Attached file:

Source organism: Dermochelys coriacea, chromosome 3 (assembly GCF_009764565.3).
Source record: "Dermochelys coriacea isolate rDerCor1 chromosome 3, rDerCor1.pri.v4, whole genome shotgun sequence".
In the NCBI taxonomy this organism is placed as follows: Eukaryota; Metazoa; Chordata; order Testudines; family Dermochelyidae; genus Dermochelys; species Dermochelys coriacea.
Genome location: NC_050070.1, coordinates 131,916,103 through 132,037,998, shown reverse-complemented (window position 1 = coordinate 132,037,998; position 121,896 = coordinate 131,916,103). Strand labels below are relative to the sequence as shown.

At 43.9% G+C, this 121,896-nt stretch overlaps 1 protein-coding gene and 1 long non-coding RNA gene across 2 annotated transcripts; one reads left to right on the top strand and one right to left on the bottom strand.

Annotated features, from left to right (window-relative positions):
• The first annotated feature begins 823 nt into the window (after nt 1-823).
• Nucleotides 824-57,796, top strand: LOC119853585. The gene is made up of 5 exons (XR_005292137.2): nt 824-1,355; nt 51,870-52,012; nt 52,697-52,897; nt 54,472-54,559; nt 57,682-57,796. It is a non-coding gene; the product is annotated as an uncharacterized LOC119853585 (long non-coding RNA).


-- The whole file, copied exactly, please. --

Source organism: Dermochelys coriacea, chromosome 3 (assembly GCF_009764565.3).
Source record: "Dermochelys coriacea isolate rDerCor1 chromosome 3, rDerCor1.pri.v4, whole genome shotgun sequence".
In the NCBI taxonomy this organism is placed as follows: Eukaryota; Metazoa; Chordata; order Testudines; family Dermochelyidae; genus Dermochelys; species Dermochelys coriacea.
Genome location: NC_050070.1, coordinates 131,916,103 through 132,037,998, shown reverse-complemented (window position 1 = coordinate 132,037,998; position 121,896 = coordinate 131,916,103). Strand labels below are relative to the sequence as shown.

At 43.9% G+C, this 121,896-nt stretch overlaps 1 protein-coding gene and 1 long non-coding RNA gene across 2 annotated transcripts; one reads left to right on the top strand and one right to left on the bottom strand.

Annotated features, from left to right (window-relative positions):
• The first annotated feature begins 823 nt into the window (after nt 1-823).
• Nucleotides 824-57,796, top strand: LOC119853585. The gene is made up of 5 exons (XR_005292137.2): nt 824-1,355; nt 51,870-52,012; nt 52,697-52,897; nt 54,472-54,559; nt 57,682-57,796. It is a non-coding gene; the product is annotated as an uncharacterized LOC119853585 (long non-coding RNA).